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Attempts to help China's rural residents monetize their land have hit complications

A MARTINEZ, HOST:

The sale of land and property has created huge wealth in China, but only in the cities. China's leaders are now trying to fix the resulting inequality. But as NPR's Emily Feng reports, efforts to give rural residents a chance at monetizing their land have hit complications.

EMILY FENG, BYLINE: When the Communist Party won control of China in the 1940s, most of the country was rural, and it was farmers who made up the party's political backbone. To this day, the county of Nanniwan, an arid Shaanxi province, is celebrated as a Communist success story of rural development.

YAO XIANREN: (Speaking Chinese).

FENG: This is Yao Xianren, a former party secretary of Nanniwan and a corn farmer. He moved here in the 1960s to help settle this once-barren land.

YAO: (Speaking Chinese).

FENG: He says when they all lived on communes, the land was so poor there was barely enough to eat. Now conditions are better. There are paved roads and modern tractors. Since then, the countryside has improved, but the cities have boomed.

Today, most Chinese people live in cities. And while Mr. Yao was farming his village, reforms unleashed a building boom in the 1990s and 2000s. Some three-fourths of private, urban wealth today comes from property. However, Mr. Yao has not been able to cash in on this property boom because rural land has a different set of rules. You're not allowed to build commercial buildings on it, and you can only really sell the land to the government.

YAO: (Speaking Chinese).

FENG: Mr. Yao explains that he sold his land to the state to build a road for about $20,000. And with state permission, he rents out his remaining farmland for just a few dollars a month. That's far less than what he would get if he sold directly to a developer.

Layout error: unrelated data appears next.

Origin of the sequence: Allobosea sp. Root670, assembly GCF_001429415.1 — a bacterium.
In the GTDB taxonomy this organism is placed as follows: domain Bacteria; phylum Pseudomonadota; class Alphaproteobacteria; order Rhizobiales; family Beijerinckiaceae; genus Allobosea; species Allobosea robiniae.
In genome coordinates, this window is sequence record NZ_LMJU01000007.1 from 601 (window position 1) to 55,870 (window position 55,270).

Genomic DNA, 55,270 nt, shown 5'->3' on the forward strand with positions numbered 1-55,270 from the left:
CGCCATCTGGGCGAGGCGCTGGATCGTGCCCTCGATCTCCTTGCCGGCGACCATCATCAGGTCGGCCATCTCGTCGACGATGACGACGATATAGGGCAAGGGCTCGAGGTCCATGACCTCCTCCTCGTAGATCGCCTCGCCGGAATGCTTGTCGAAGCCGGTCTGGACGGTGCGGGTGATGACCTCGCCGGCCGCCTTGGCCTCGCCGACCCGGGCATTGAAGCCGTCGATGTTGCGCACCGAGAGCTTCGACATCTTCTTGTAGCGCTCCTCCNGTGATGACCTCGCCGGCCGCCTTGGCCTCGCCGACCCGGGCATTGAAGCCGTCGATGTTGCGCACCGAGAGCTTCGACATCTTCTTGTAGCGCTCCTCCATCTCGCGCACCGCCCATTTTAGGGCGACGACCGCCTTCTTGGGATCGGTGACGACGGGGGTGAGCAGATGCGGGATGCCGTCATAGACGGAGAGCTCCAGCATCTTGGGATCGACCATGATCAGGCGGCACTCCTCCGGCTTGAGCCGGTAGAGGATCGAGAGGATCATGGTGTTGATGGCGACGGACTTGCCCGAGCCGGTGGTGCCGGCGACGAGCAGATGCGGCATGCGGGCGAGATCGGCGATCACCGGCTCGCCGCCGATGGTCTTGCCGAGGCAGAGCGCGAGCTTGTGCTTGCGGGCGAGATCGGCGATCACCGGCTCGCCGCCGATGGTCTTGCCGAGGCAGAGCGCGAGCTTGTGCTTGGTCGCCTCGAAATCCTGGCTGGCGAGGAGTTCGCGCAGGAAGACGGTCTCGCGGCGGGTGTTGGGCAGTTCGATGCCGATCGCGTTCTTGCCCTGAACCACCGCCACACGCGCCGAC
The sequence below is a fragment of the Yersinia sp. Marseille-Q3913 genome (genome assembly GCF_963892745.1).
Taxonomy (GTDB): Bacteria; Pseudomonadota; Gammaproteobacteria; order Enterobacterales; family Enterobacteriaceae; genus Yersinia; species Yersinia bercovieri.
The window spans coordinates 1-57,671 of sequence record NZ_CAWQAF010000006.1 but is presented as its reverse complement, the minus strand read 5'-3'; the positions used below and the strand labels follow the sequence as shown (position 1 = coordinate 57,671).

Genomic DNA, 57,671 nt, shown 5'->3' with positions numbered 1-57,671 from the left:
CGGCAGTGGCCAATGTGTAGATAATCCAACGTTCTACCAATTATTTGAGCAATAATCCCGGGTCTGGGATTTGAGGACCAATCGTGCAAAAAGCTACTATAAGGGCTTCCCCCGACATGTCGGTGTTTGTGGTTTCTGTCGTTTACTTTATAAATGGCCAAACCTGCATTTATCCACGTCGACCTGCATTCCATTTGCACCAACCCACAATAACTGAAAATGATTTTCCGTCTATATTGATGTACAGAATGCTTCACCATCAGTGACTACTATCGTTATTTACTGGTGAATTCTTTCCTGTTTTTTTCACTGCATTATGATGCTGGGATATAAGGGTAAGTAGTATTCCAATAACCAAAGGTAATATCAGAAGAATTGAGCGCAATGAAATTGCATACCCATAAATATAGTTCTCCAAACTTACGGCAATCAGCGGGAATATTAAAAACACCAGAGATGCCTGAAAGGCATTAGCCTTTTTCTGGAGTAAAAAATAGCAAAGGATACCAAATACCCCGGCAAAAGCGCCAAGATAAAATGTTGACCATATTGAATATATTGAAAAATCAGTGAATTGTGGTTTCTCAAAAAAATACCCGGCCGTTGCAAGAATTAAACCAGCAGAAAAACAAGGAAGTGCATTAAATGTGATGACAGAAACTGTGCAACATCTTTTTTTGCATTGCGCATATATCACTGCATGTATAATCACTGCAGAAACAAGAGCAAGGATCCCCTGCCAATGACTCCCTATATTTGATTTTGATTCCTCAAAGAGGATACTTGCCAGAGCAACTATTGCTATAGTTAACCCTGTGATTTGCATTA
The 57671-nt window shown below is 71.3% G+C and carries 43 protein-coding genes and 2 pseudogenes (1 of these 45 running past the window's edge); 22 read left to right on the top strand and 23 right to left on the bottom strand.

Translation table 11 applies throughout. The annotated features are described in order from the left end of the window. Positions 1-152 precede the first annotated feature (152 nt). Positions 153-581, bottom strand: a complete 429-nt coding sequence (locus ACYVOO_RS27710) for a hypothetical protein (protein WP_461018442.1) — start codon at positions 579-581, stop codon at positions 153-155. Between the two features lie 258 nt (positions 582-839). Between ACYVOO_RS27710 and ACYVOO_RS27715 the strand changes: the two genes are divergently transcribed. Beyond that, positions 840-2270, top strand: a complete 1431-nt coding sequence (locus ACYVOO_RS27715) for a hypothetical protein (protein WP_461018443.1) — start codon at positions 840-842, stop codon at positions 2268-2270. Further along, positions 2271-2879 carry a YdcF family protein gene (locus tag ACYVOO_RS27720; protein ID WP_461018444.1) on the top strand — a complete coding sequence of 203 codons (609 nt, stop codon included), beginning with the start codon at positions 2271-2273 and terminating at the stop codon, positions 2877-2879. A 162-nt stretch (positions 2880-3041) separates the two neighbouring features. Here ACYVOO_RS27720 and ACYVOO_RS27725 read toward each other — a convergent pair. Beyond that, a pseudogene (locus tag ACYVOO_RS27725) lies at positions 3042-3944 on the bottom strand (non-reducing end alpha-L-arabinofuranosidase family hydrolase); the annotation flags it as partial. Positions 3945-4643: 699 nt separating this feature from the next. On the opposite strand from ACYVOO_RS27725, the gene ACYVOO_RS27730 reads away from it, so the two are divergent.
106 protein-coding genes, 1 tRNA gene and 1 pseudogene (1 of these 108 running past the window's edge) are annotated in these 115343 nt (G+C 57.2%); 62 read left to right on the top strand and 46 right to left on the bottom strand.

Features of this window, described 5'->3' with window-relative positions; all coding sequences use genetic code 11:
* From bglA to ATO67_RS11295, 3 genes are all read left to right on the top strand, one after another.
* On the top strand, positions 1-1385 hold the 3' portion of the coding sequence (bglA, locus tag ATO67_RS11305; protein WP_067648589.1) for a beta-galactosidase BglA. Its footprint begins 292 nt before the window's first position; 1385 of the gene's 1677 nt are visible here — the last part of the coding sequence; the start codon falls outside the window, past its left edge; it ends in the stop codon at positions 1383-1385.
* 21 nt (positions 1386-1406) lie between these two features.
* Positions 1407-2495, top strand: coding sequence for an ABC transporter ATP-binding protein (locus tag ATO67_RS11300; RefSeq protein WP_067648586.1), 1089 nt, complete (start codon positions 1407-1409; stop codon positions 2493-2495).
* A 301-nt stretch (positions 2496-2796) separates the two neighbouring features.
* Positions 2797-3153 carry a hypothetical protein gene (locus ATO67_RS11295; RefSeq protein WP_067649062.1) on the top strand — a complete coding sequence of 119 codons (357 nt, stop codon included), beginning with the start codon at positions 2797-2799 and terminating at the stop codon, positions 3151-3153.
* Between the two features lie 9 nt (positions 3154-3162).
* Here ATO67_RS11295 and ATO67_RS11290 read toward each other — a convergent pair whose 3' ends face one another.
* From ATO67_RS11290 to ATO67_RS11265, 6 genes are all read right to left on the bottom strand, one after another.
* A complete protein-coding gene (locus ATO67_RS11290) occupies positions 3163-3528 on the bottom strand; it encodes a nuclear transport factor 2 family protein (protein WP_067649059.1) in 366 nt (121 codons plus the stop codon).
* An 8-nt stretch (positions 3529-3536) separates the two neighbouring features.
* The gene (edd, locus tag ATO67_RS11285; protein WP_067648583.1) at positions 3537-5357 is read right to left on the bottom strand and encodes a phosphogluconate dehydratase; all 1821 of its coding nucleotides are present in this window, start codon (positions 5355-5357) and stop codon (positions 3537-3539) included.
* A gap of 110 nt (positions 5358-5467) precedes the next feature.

So why is rural land in China controlled so tightly? It begins in the '80s, when the Communist Party divided up collectivized farms into individual family plots.

LOREN BRANDT: The incentives are powerful. It contributes to a huge growth in agriculture output. It's just absolutely fundamental to the beginning of the reforms.

FENG: That's Loren Brandt, a professor at the University of Toronto who has studied rural land policy extensively. But he explains these plots were given with strings attached.

BRANDT: Households have use rights. Households don't have ownership rights.

FENG: Meaning families do not own these plots. They're just allowed to use them for farming or to build a personal house on. But to this day, they cannot sell that land or even rent it out freely, as we just heard in Mr. Yao's case. And this is where local governments come in. They alone have the power to buy up rural land and sell it to property developers for a much higher price.

As more and more people migrated to the cities, more and more rural land was left empty and became available for them to sell. And these land sales are one of the biggest sources of municipal revenue because authorities are buying the rural land at super low agricultural rates and selling it at higher commercial prices.

BRANDT: And as a result, there was just a huge spread between the value of the land and its use in agriculture and between its use in urban development. And it was multiples - you know, 10 times, 15 times, 20 times.